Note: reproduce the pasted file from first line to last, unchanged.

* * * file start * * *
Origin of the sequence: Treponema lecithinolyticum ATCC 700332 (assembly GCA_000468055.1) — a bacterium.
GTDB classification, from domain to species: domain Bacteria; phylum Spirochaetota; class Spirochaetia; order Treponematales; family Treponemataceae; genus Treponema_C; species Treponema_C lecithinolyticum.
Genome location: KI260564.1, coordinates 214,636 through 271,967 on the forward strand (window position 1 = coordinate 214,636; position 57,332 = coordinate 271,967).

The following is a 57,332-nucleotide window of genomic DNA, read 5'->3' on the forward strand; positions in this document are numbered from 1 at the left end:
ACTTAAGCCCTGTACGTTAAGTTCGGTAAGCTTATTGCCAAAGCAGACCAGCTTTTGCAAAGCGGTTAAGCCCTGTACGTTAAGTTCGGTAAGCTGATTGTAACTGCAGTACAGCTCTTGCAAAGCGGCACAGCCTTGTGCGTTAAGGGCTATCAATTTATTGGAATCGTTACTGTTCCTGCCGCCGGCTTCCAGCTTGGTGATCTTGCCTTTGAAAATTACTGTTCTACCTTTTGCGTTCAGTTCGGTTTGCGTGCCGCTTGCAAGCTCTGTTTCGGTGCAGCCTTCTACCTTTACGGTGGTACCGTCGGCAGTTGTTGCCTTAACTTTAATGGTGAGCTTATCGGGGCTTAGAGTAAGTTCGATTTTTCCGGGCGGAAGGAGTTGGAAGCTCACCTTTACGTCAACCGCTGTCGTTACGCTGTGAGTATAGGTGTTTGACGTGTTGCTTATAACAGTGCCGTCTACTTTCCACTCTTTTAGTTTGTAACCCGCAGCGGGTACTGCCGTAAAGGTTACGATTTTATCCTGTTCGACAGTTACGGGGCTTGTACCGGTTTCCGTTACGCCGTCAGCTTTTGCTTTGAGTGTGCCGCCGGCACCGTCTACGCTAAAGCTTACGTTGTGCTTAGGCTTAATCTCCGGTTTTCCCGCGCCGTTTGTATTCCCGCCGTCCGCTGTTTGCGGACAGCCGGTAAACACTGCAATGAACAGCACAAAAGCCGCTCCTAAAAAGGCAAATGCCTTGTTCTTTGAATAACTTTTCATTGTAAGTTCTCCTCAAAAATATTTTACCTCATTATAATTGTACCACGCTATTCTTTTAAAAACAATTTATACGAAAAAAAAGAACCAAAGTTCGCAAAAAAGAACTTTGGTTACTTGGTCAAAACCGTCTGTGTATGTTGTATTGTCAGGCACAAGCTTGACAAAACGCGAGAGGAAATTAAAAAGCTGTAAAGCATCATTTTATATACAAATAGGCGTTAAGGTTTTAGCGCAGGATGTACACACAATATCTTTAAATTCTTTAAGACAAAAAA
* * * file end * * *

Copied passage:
Origin of the sequence: Treponema lecithinolyticum ATCC 700332 (assembly GCA_000468055.1) — a bacterium.
GTDB classification, from domain to species: domain Bacteria; phylum Spirochaetota; class Spirochaetia; order Treponematales; family Treponemataceae; genus Treponema_C; species Treponema_C lecithinolyticum.
Genome location: KI260564.1, coordinates 214,636 through 271,967 on the forward strand (window position 1 = coordinate 214,636; position 57,332 = coordinate 271,967).

The following is a 57,332-nucleotide window of genomic DNA, read 5'->3' on the forward strand; positions in this document are numbered from 1 at the left end:
ACTTAAGCCCTGTACGTTAAGTTCGGTAAGCTTATTGCCAAAGCAGACCAGCTTTTGCAAAGCGGTTAAGCCCTGTACGTTAAGTTCGGTAAGCTGATTGTAACTGCAGTACAGCTCTTGCAAAGCGGCACAGCCTTGTGCGTTAAGGGCTATCAATTTATTGGAATCGTTACTGTTCCTGCCGCCGGCTTCCAGCTTGGTGATCTTGCCTTTGAAAATTACTGTTCTACCTTTTGCGTTCAGTTCGGTTTGCGTGCCGCTTGCAAGCTCTGTTTCGGTGCAGCCTTCTACCTTTACGGTGGTACCGTCGGCAGTTGTTGCCTTAACTTTAATGGTGAGCTTATCGGGGCTTAGAGTAAGTTCGATTTTTCCGGGCGGAAGGAGTTGGAAGCTCACCTTTACGTCAACCGCTGTCGTTACGCTGTGAGTATAGGTGTTTGACGTGTTGCTTATAACAGTGCCGTCTACTTTCCACTCTTTTAGTTTGTAACCCGCAGCGGGTACTGCCGTAAAGGTTACGATTTTATCCTGTTCGACAGTTACGGGGCTTGTACCGGTTTCCGTTACGCCGTCAGCTTTTGCTTTGAGTGTGCCGCCGGCACCGTCTACGCTAAAGCTTACGTTGTGCTTAGGCTTAATCTCCGGTTTTCCCGCGCCGTTTGTATTCCCGCCGTCCGCTGTTTGCGGACAGCCGGTAAACACTGCAATGAACAGCACAAAAGCCGCTCCTAAAAAGGCAAATGCCTTGTTCTTTGAATAACTTTTCATTGTAAGTTCTCCTCAAAAATATTTTACCTCATTATAATTGTACCACGCTATTCTTTTAAAAACAATTTATACGAAAAAAAAGAACCAAAGTTCGCAAAAAAGAACTTTGGTTACTTGGTCAAAACCGTCTGTGTATGTTGTATTGTCAGGCACAAGCTTGACAAAACGCGAGAGGAAATTAAAAAGCTGTAAAGCATCATTTTATATACAAATAGGCGTTAAGGTTTTAGCGCAGGATGTACACACAATATCTTTAAATTCTTTAAGACAAAAAA